The personal, the political, and the public persona: My journey towards transparency and authenticity in the digital age

Sure the personal is political, but is the personal professional?

As a person who has been writing and networking on the internet since she was 14 — before anyone had any idea of what one should or shouldn’t say on the internet — my web footprint is broad and messy. Now that I am an online communications/social media professional (a “specialist” according to my job title), I need to have a public, professional online persona. But how do I create an authentic, professional public identity without hiding or erasing my not-so-professional internet history?

I started using Facebook as a college sophomore in 2004. At the time, Facebook was limited to college students and because the network felt so insular and protected, I wantonly posted photos from events like “The Less You Wear, the Less You Pay Dance” and steamy photos of my summer abroad, which I spent clubbing in Sevilla with hot Spanish boys.  I wrote highly inappropriate status updates with plenty of profanity. Because, why not? It’s not like parents, professors, or employers would ever be on Facebook, right? (D’oh!)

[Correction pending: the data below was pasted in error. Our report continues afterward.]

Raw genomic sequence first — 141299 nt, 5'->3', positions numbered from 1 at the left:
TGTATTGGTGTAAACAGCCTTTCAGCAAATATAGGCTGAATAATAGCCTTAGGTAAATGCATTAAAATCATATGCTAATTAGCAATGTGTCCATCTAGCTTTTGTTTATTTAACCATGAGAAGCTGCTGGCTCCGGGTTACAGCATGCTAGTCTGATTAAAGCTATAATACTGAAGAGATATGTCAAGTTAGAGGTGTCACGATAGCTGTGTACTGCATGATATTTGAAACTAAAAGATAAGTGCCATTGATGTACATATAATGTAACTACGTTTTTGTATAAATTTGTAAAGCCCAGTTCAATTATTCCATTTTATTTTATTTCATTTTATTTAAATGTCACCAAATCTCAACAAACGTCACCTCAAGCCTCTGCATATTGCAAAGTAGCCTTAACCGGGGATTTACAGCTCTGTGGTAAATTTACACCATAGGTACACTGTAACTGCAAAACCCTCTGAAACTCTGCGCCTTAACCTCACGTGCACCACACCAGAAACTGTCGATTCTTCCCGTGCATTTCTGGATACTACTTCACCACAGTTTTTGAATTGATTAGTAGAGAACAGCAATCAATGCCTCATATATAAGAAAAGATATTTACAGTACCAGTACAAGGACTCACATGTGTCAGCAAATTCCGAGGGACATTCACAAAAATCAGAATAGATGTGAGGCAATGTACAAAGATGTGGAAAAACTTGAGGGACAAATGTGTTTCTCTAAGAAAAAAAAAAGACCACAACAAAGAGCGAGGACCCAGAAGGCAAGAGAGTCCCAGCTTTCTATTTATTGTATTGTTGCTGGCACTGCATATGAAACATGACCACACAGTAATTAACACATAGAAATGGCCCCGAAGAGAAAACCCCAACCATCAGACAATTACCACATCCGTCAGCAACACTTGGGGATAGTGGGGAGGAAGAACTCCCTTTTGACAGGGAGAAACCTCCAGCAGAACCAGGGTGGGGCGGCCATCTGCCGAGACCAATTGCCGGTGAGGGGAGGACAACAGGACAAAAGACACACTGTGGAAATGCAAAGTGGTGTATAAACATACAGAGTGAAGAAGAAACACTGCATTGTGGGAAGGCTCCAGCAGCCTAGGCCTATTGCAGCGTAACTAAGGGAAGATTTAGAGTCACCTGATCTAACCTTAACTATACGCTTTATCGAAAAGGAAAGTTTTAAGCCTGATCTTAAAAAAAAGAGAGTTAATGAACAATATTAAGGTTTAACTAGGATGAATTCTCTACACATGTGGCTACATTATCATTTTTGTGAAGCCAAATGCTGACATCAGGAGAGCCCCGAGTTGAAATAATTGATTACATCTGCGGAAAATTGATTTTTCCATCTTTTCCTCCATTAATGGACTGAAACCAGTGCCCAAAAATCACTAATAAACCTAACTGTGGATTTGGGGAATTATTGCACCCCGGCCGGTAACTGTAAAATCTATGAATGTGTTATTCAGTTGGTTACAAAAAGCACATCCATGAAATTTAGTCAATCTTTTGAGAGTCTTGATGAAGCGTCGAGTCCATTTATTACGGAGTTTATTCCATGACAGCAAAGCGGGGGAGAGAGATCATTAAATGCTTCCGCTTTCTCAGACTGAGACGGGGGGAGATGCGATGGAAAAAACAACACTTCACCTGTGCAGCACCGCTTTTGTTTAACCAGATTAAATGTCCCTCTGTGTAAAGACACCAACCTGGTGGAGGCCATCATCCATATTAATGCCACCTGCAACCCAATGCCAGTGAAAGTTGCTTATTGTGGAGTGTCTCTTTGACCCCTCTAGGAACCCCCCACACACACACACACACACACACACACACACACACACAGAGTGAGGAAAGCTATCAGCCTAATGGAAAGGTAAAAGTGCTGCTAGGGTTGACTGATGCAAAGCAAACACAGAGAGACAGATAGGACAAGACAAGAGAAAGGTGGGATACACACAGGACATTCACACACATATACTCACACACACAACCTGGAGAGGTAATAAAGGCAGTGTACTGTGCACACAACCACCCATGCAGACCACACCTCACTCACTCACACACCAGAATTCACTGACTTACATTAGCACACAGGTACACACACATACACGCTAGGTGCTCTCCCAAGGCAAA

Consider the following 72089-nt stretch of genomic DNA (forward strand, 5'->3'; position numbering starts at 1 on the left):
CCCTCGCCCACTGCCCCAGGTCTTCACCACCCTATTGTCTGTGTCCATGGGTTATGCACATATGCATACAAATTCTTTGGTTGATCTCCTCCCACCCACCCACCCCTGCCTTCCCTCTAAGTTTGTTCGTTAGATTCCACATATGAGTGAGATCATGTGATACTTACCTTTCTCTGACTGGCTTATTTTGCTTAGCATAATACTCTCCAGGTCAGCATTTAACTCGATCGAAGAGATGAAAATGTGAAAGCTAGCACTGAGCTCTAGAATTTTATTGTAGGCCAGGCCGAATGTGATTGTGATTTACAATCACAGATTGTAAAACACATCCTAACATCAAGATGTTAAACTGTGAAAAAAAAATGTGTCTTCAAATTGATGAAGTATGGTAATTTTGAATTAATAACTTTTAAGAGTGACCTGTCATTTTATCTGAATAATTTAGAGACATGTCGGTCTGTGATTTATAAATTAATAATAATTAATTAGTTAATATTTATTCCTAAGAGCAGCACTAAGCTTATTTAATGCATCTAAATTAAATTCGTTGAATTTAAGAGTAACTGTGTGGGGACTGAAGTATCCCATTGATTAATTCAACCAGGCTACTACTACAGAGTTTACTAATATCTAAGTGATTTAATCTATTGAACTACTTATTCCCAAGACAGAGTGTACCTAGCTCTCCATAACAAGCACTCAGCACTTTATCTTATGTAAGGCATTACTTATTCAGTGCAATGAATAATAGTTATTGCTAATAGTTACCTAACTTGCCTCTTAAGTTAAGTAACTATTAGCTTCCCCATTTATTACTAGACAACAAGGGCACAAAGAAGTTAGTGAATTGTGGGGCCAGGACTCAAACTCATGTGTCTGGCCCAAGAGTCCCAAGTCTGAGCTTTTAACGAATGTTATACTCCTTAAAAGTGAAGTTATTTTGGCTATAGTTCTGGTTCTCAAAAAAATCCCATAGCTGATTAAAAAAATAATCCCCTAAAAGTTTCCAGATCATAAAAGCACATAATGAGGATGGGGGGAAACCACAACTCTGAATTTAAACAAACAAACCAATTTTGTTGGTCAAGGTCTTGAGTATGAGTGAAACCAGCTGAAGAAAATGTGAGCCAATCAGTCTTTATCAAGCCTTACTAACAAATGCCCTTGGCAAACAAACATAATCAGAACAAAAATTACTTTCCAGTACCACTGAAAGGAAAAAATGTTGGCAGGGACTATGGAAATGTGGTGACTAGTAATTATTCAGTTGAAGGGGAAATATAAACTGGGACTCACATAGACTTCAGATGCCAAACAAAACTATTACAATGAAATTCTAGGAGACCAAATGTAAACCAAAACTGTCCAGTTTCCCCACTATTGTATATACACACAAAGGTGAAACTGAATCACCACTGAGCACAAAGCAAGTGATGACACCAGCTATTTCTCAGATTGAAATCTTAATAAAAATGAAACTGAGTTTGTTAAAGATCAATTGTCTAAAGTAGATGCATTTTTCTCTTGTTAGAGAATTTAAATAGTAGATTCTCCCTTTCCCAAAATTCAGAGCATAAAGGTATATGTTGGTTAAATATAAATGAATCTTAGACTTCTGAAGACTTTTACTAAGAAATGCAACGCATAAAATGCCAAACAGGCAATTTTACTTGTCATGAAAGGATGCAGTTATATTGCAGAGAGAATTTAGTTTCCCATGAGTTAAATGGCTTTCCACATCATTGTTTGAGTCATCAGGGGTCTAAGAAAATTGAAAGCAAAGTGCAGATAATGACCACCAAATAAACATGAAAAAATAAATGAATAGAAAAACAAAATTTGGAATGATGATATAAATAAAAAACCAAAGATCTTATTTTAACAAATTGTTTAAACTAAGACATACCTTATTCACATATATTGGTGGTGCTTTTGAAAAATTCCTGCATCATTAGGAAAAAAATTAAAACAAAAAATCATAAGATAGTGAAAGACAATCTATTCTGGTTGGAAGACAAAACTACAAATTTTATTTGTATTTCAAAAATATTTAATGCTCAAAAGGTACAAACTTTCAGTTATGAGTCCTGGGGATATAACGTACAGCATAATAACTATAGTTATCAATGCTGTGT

Today I use Twitter for professional networking, but my Facebook profile is another story. With photos and details of all my lurid undergraduate exploits, is not the most work-friendly. Two years ago I created a second “dummy” Facebook profile partly to use for professional networking and partly as a way to hide my real one. It’s a crappy solution; I hate maintaining two profiles, so I rarely check the dummy one. I do this even though I’m fully aware that it doesn’t make sense to be on Facebook for professional reasons if you never update your account. Not to mention the fact that it looks really bad when a so-called social media professional doesn’t appear to actually use Facebook.

I also feel guilty because my second Facebook profile feels like a betrayal of trust. Over the past two years I have accepted friend requests from people expecting to get something out of it. Implicit in the action of becoming “Facebook friends” is the mutual granting of access to our lives, our “real selves.” I have betrayed this trust; while I am privileged to the details of their lives, they get nothing from me besides a few outdated photos and a status update every few months.